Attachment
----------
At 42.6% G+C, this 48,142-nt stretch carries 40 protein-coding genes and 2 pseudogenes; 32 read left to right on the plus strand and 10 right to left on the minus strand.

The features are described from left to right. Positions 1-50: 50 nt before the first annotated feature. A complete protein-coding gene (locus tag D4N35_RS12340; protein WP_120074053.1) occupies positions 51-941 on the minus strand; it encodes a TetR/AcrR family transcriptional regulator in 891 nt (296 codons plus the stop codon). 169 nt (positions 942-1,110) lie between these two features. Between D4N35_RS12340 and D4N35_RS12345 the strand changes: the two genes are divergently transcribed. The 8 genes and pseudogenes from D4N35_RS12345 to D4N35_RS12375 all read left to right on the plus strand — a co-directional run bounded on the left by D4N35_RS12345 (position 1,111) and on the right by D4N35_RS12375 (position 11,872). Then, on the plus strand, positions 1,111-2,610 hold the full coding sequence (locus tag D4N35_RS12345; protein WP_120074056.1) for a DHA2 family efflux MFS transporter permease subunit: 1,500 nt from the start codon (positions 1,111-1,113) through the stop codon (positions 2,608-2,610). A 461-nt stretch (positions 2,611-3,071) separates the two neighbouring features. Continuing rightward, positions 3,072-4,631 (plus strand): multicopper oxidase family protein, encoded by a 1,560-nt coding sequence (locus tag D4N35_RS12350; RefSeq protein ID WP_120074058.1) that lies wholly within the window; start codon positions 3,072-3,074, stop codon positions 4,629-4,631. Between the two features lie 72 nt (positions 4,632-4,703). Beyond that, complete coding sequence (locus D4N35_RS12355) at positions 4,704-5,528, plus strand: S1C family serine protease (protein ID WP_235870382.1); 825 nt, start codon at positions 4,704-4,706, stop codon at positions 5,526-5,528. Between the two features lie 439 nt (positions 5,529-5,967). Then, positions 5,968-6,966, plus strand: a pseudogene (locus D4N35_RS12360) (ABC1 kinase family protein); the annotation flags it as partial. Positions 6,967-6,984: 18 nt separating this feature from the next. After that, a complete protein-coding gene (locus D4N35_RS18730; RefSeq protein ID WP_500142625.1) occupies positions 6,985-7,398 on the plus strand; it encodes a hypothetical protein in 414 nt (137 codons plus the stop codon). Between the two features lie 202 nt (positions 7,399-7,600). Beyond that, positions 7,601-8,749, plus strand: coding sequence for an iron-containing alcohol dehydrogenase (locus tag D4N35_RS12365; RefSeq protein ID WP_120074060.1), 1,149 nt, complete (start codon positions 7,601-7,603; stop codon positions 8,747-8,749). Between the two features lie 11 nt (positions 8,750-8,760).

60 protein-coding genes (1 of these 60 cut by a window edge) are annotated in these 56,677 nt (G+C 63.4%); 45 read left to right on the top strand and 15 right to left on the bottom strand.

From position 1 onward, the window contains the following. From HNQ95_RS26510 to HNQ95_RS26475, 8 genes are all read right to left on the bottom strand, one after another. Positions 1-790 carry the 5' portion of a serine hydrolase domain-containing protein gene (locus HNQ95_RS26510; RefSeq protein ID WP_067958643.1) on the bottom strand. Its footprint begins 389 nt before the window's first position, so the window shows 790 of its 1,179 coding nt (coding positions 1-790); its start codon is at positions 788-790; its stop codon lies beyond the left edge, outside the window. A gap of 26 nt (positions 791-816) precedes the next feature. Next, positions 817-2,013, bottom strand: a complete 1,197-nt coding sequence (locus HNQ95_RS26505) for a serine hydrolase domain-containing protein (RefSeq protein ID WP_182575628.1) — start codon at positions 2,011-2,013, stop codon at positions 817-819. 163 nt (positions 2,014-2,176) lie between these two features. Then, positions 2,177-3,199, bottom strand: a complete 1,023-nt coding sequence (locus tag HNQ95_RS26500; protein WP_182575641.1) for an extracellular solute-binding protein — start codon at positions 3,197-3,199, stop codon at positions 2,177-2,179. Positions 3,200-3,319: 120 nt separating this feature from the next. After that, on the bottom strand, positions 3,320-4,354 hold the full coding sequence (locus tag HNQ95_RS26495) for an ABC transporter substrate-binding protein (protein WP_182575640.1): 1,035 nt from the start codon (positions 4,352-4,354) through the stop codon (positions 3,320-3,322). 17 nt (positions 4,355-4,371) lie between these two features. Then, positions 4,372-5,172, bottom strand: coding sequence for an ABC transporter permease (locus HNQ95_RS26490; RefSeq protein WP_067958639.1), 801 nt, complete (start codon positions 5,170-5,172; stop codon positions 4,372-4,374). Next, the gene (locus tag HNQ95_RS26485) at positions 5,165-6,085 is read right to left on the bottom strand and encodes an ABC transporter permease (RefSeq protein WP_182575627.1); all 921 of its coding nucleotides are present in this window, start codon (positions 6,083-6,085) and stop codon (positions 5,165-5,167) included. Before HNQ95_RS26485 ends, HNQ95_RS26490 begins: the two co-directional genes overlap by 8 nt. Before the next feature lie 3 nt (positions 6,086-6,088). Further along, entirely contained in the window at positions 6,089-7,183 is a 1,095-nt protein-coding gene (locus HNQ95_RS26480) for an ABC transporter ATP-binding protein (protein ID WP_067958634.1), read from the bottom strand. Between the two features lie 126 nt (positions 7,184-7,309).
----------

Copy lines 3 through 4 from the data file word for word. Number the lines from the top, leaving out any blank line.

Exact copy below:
60 protein-coding genes (1 of these 60 cut by a window edge) are annotated in these 56,677 nt (G+C 63.4%); 45 read left to right on the top strand and 15 right to left on the bottom strand.

From position 1 onward, the window contains the following. From HNQ95_RS26510 to HNQ95_RS26475, 8 genes are all read right to left on the bottom strand, one after another. Positions 1-790 carry the 5' portion of a serine hydrolase domain-containing protein gene (locus HNQ95_RS26510; RefSeq protein ID WP_067958643.1) on the bottom strand. Its footprint begins 389 nt before the window's first position, so the window shows 790 of its 1,179 coding nt (coding positions 1-790); its start codon is at positions 788-790; its stop codon lies beyond the left edge, outside the window. A gap of 26 nt (positions 791-816) precedes the next feature. Next, positions 817-2,013, bottom strand: a complete 1,197-nt coding sequence (locus HNQ95_RS26505) for a serine hydrolase domain-containing protein (RefSeq protein ID WP_182575628.1) — start codon at positions 2,011-2,013, stop codon at positions 817-819. 163 nt (positions 2,014-2,176) lie between these two features. Then, positions 2,177-3,199, bottom strand: a complete 1,023-nt coding sequence (locus tag HNQ95_RS26500; protein WP_182575641.1) for an extracellular solute-binding protein — start codon at positions 3,197-3,199, stop codon at positions 2,177-2,179. Positions 3,200-3,319: 120 nt separating this feature from the next. After that, on the bottom strand, positions 3,320-4,354 hold the full coding sequence (locus tag HNQ95_RS26495) for an ABC transporter substrate-binding protein (protein WP_182575640.1): 1,035 nt from the start codon (positions 4,352-4,354) through the stop codon (positions 3,320-3,322). 17 nt (positions 4,355-4,371) lie between these two features. Then, positions 4,372-5,172, bottom strand: coding sequence for an ABC transporter permease (locus HNQ95_RS26490; RefSeq protein WP_067958639.1), 801 nt, complete (start codon positions 5,170-5,172; stop codon positions 4,372-4,374). Next, the gene (locus tag HNQ95_RS26485) at positions 5,165-6,085 is read right to left on the bottom strand and encodes an ABC transporter permease (RefSeq protein WP_182575627.1); all 921 of its coding nucleotides are present in this window, start codon (positions 6,083-6,085) and stop codon (positions 5,165-5,167) included. Before HNQ95_RS26485 ends, HNQ95_RS26490 begins: the two co-directional genes overlap by 8 nt. Before the next feature lie 3 nt (positions 6,086-6,088). Further along, entirely contained in the window at positions 6,089-7,183 is a 1,095-nt protein-coding gene (locus HNQ95_RS26480) for an ABC transporter ATP-binding protein (protein ID WP_067958634.1), read from the bottom strand. Between the two features lie 126 nt (positions 7,184-7,309).